Roivant Sciences and Plexcera Therapeutics have today launched a new biotech company with a singular focus on the ultrarare condition known as Farber disease, as Roivant continues with its spinoff strategy.
The new company, which is to be called Enzyvant Sciences, is currently finishing preclinical studies in recombinant human acid ceramidase (rhAC)--an enzyme replacement therapy for patients with Farber disease.
Farber disease is a very rare inherited metabolic disorder that happens as the result of either the lack or malfunction of a particular enzyme needed to break down complex chemical compounds in the structures within cells known as lysosomes.
The condition usually has three symptoms: painful and progressively deformed joints, nodules under the skin and progressive hoarseness. Current treatments are fairly limited, with corticosteroid drugs typically being used.
Enzyvant, however, is hoping to use rhAC to help combat this disease using the tech which was originally developed in the lab of Professor Edward Schuchman at the Icahn School of Medicine at Mount Sinai. In a statement, the biotechs said these showed “promising results” in a mouse model of Farber disease, and was in fact initially licensed to Plexcera before the creation of Enzyvant.
The goal is to now bring this into the clinic, which will get help from Plexcera--which itself has only been around since 2013, also formed with the goal of helping create a new rhAC--while also tapping Roivant for its development and financial support.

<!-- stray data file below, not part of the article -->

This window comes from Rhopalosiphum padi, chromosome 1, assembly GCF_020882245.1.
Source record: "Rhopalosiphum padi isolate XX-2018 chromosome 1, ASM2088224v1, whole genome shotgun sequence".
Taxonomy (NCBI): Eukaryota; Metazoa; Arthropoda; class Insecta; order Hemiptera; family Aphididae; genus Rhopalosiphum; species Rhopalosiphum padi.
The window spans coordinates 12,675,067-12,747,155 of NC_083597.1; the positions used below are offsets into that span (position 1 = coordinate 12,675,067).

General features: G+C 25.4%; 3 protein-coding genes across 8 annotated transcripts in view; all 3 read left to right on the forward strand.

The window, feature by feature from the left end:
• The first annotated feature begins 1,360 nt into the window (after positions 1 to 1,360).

Roivant has been around a bit longer, working on a number of therapeutic areas such as rare diseases, oncology and neurology--and has a history of tie-ups, having formed partnerships with Takeda, Eisai and GlaxoSmithKline ($GSK), to name a few.
It’s also not new to the spinout game, having successfully launched Axovant Sciences ($AXON) (formerly Roivant Neurosciences) a few years ago, and helped with its huge $315 million IPO, masterminded by the company’s young former hedge fund manager Vivek Ramaswamy. Another spinout, called Myovant and created in conjunction with Takeda, is also in the mix for the company.
Enzyme replacement therapies have for a few years now been used on a number of other rare diseases, including Sanofi’s ($SNY) Fabry disease drug Fabrazyme (originally developed by its Genzyme unit) and Cerezyme for Gaucher disease.
"I am very excited about the future of rhAC. Similar to other enzyme replacement therapies, rhAC has the potential to be a transformative therapy for patients afflicted with Farber disease, a population with clear unmet medical needs," said Professor Schuchman, who will continue to work on the tech.
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